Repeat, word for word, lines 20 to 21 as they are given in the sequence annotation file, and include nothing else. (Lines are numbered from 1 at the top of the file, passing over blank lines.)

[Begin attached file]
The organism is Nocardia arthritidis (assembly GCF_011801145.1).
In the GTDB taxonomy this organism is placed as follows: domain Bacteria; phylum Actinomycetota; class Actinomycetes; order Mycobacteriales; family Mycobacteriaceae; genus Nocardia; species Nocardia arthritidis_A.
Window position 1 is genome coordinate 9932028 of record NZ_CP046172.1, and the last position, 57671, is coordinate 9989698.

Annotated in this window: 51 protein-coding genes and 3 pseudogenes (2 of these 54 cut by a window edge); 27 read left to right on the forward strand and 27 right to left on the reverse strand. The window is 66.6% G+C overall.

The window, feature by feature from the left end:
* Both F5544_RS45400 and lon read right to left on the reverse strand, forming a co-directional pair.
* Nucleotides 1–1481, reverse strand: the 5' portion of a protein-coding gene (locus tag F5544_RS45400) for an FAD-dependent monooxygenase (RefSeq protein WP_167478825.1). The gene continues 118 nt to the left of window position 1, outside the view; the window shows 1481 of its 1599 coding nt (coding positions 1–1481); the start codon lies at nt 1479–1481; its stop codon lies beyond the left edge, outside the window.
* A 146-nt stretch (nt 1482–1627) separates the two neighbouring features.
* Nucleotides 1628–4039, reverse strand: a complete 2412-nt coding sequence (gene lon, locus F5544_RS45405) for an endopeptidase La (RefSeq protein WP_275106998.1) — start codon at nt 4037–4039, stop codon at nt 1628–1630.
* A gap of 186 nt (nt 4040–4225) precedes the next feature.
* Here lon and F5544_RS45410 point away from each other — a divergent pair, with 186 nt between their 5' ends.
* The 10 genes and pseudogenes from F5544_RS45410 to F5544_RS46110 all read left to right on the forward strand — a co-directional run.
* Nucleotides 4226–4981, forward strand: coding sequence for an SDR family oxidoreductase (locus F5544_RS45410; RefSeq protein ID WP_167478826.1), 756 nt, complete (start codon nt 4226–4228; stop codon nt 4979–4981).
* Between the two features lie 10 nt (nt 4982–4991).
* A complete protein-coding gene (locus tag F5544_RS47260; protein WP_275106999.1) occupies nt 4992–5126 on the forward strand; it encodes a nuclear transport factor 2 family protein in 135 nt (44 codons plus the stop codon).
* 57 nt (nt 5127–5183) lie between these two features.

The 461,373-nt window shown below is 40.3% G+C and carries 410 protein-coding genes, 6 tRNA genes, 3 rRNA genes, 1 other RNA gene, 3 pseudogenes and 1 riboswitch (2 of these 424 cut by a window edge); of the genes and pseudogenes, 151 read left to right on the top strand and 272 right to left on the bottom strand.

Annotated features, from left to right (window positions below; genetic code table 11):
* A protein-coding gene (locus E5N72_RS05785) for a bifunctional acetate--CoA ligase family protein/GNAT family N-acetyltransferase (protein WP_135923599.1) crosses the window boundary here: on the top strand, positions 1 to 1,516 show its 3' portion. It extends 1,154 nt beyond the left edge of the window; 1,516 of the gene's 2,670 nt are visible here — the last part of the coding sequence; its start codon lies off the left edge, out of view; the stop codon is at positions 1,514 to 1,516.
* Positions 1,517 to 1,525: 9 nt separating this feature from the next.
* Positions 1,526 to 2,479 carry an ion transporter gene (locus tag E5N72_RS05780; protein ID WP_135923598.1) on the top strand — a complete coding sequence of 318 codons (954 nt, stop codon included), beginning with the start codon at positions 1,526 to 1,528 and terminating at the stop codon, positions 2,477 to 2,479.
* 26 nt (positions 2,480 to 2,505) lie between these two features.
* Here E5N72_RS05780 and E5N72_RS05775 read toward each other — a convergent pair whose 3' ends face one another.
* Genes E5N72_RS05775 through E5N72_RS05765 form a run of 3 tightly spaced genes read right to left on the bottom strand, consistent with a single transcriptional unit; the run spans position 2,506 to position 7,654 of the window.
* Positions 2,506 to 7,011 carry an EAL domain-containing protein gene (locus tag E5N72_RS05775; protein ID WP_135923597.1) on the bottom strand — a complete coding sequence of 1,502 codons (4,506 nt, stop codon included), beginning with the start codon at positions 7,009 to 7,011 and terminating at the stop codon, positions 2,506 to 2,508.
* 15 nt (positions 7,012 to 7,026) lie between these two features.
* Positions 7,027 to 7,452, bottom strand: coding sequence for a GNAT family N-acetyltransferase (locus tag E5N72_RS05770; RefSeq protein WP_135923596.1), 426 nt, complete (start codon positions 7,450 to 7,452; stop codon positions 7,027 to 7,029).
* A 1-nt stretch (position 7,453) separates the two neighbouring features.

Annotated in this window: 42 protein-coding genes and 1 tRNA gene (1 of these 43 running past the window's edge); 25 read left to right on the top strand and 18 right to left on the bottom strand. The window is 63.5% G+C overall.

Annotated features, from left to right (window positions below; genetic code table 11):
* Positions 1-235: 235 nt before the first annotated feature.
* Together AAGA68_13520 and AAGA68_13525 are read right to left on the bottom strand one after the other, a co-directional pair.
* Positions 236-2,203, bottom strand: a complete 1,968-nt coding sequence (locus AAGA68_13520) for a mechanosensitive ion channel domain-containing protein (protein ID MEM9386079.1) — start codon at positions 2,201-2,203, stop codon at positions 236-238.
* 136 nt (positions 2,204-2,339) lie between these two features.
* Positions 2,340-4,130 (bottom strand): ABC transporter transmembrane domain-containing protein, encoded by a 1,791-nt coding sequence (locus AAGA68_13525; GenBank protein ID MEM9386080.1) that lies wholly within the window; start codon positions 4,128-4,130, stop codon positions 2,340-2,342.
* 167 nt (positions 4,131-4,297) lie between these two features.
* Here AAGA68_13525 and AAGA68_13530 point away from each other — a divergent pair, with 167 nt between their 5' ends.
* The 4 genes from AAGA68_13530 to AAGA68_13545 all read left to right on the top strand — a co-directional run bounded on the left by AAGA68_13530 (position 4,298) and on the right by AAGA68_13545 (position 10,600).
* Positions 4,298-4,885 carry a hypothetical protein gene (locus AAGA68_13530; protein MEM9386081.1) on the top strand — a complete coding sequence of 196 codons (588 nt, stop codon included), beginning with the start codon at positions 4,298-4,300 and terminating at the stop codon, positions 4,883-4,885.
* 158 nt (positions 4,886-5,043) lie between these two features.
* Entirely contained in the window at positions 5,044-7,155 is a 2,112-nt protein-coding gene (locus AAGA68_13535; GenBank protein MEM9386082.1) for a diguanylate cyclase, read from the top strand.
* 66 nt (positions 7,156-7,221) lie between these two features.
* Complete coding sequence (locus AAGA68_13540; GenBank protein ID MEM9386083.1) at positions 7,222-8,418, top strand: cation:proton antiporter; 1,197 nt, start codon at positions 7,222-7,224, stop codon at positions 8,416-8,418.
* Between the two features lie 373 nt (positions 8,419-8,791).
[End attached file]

* Positions 1,517 to 1,525: 9 nt separating this feature from the next.
* Positions 1,526 to 2,479 carry an ion transporter gene (locus tag E5N72_RS05780; protein ID WP_135923598.1) on the top strand — a complete coding sequence of 318 codons (954 nt, stop codon included), beginning with the start codon at positions 1,526 to 1,528 and terminating at the stop codon, positions 2,477 to 2,479.